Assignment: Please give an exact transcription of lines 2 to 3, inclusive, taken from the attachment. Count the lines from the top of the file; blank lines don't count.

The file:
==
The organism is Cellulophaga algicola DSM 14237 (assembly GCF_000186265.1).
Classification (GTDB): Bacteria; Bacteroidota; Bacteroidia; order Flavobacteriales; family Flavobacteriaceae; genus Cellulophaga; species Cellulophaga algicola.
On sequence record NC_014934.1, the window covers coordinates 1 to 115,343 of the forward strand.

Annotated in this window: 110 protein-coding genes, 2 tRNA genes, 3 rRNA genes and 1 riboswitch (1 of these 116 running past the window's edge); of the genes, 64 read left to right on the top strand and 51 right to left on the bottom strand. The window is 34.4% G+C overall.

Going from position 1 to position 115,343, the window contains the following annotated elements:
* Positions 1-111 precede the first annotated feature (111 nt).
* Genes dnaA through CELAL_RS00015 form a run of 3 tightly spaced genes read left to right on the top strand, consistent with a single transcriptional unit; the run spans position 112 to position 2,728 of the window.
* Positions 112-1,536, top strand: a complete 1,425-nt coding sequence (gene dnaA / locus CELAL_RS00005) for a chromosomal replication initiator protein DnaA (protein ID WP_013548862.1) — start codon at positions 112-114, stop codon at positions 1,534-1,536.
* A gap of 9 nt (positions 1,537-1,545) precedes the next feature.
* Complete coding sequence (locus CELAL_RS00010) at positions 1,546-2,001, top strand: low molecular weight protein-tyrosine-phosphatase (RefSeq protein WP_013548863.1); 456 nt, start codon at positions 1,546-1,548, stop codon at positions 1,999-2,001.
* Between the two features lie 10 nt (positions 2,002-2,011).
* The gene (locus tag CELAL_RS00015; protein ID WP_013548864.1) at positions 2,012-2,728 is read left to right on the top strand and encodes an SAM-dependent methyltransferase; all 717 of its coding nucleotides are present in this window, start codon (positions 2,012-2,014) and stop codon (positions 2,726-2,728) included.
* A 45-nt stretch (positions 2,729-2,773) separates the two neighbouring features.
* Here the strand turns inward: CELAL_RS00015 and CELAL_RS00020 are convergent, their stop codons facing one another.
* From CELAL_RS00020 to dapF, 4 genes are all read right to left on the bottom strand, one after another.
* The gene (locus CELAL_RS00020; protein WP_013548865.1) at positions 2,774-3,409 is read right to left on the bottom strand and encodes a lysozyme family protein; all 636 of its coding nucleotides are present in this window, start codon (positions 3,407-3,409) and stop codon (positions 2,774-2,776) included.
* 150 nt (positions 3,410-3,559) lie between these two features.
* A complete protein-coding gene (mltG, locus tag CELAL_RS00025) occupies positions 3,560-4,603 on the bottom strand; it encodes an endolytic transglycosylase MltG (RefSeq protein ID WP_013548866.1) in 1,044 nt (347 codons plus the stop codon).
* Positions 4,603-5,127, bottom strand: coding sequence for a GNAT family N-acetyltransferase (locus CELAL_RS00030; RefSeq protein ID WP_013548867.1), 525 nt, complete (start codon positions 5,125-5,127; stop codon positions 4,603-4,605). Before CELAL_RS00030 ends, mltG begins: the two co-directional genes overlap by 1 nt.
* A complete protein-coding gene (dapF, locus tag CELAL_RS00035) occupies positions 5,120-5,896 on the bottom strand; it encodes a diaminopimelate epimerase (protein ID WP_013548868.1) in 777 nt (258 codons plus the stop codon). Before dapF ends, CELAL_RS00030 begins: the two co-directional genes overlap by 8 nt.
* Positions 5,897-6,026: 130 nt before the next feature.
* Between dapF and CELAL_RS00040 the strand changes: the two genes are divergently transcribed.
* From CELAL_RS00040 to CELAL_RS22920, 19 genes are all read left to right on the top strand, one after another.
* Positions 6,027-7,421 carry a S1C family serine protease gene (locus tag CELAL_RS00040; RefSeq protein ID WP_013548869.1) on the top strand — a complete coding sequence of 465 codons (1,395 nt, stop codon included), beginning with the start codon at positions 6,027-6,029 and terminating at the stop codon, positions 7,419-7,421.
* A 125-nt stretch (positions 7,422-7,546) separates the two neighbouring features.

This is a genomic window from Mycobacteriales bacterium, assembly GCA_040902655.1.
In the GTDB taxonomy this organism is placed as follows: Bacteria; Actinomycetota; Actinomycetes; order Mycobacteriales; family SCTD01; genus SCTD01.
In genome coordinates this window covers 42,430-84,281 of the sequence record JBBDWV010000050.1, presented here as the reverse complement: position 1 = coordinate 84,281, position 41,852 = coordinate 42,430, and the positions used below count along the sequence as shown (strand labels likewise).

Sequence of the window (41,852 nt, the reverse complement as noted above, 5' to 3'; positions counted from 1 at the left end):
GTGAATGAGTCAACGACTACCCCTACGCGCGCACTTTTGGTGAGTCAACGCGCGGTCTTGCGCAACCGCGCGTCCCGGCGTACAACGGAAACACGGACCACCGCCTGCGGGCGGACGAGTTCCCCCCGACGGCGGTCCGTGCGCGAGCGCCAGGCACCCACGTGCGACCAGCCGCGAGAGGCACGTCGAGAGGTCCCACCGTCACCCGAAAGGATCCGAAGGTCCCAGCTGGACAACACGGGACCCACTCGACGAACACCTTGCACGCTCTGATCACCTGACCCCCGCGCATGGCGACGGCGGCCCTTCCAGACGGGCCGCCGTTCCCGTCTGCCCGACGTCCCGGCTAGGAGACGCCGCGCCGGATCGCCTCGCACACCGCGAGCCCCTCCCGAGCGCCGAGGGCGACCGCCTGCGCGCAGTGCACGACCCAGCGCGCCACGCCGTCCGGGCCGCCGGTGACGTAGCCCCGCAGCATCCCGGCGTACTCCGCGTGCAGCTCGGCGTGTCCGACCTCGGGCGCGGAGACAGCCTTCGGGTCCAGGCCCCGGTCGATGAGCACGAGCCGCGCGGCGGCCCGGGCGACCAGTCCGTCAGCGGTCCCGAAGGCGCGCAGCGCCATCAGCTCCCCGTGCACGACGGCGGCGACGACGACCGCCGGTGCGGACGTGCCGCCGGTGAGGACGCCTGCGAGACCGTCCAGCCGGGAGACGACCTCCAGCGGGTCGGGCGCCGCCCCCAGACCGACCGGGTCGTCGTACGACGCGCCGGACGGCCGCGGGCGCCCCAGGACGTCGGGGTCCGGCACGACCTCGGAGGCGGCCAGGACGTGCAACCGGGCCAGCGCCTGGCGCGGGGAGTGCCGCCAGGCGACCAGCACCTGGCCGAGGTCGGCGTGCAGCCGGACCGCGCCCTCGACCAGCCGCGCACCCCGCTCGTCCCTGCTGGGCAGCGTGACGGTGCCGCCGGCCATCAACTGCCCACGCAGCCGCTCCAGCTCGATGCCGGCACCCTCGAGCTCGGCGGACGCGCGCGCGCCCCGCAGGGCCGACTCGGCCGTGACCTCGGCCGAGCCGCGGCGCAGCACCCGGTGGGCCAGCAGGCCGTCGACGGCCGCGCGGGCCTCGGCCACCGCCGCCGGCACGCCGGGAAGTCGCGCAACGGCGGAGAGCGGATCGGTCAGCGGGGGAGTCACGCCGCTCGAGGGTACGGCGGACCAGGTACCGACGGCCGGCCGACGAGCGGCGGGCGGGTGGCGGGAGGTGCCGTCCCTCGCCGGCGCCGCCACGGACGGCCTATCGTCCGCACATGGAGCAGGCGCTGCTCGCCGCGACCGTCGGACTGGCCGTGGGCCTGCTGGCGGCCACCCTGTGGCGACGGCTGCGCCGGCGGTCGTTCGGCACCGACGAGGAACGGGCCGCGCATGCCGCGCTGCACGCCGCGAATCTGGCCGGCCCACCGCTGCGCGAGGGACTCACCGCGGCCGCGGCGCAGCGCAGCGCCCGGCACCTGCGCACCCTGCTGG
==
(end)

Classification (GTDB): Bacteria; Bacteroidota; Bacteroidia; order Flavobacteriales; family Flavobacteriaceae; genus Cellulophaga; species Cellulophaga algicola.
On sequence record NC_014934.1, the window covers coordinates 1 to 115,343 of the forward strand.